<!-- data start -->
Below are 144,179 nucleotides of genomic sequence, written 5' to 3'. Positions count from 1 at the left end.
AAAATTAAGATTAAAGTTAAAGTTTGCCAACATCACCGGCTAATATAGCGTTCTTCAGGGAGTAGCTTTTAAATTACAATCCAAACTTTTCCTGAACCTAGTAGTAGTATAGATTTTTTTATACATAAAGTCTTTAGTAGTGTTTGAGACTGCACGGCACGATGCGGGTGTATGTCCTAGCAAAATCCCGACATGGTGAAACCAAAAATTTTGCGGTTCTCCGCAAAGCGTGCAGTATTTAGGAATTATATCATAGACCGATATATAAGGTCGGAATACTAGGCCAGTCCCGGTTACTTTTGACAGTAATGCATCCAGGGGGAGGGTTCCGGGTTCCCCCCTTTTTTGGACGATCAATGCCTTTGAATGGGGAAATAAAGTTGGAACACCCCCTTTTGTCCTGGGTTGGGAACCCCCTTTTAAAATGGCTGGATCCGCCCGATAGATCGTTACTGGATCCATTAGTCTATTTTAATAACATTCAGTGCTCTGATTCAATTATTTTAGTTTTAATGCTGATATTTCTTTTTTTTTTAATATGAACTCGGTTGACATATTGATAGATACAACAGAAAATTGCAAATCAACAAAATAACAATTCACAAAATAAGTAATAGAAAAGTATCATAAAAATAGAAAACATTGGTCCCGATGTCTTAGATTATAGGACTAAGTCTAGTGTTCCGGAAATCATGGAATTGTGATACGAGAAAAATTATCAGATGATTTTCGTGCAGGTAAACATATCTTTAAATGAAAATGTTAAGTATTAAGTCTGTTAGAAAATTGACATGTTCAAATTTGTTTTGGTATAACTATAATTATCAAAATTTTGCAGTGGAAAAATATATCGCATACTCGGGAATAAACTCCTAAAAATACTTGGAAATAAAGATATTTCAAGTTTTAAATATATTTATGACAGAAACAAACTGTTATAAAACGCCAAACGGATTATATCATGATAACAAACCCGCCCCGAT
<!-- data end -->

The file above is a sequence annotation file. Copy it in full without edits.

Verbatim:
Below are 144,179 nucleotides of genomic sequence, written 5' to 3'. Positions count from 1 at the left end.
AAAATTAAGATTAAAGTTAAAGTTTGCCAACATCACCGGCTAATATAGCGTTCTTCAGGGAGTAGCTTTTAAATTACAATCCAAACTTTTCCTGAACCTAGTAGTAGTATAGATTTTTTTATACATAAAGTCTTTAGTAGTGTTTGAGACTGCACGGCACGATGCGGGTGTATGTCCTAGCAAAATCCCGACATGGTGAAACCAAAAATTTTGCGGTTCTCCGCAAAGCGTGCAGTATTTAGGAATTATATCATAGACCGATATATAAGGTCGGAATACTAGGCCAGTCCCGGTTACTTTTGACAGTAATGCATCCAGGGGGAGGGTTCCGGGTTCCCCCCTTTTTTGGACGATCAATGCCTTTGAATGGGGAAATAAAGTTGGAACACCCCCTTTTGTCCTGGGTTGGGAACCCCCTTTTAAAATGGCTGGATCCGCCCGATAGATCGTTACTGGATCCATTAGTCTATTTTAATAACATTCAGTGCTCTGATTCAATTATTTTAGTTTTAATGCTGATATTTCTTTTTTTTTTAATATGAACTCGGTTGACATATTGATAGATACAACAGAAAATTGCAAATCAACAAAATAACAATTCACAAAATAAGTAATAGAAAAGTATCATAAAAATAGAAAACATTGGTCCCGATGTCTTAGATTATAGGACTAAGTCTAGTGTTCCGGAAATCATGGAATTGTGATACGAGAAAAATTATCAGATGATTTTCGTGCAGGTAAACATATCTTTAAATGAAAATGTTAAGTATTAAGTCTGTTAGAAAATTGACATGTTCAAATTTGTTTTGGTATAACTATAATTATCAAAATTTTGCAGTGGAAAAATATATCGCATACTCGGGAATAAACTCCTAAAAATACTTGGAAATAAAGATATTTCAAGTTTTAAATATATTTATGACAGAAACAAACTGTTATAAAACGCCAAACGGATTATATCATGATAACAAACCCGCCCCGAT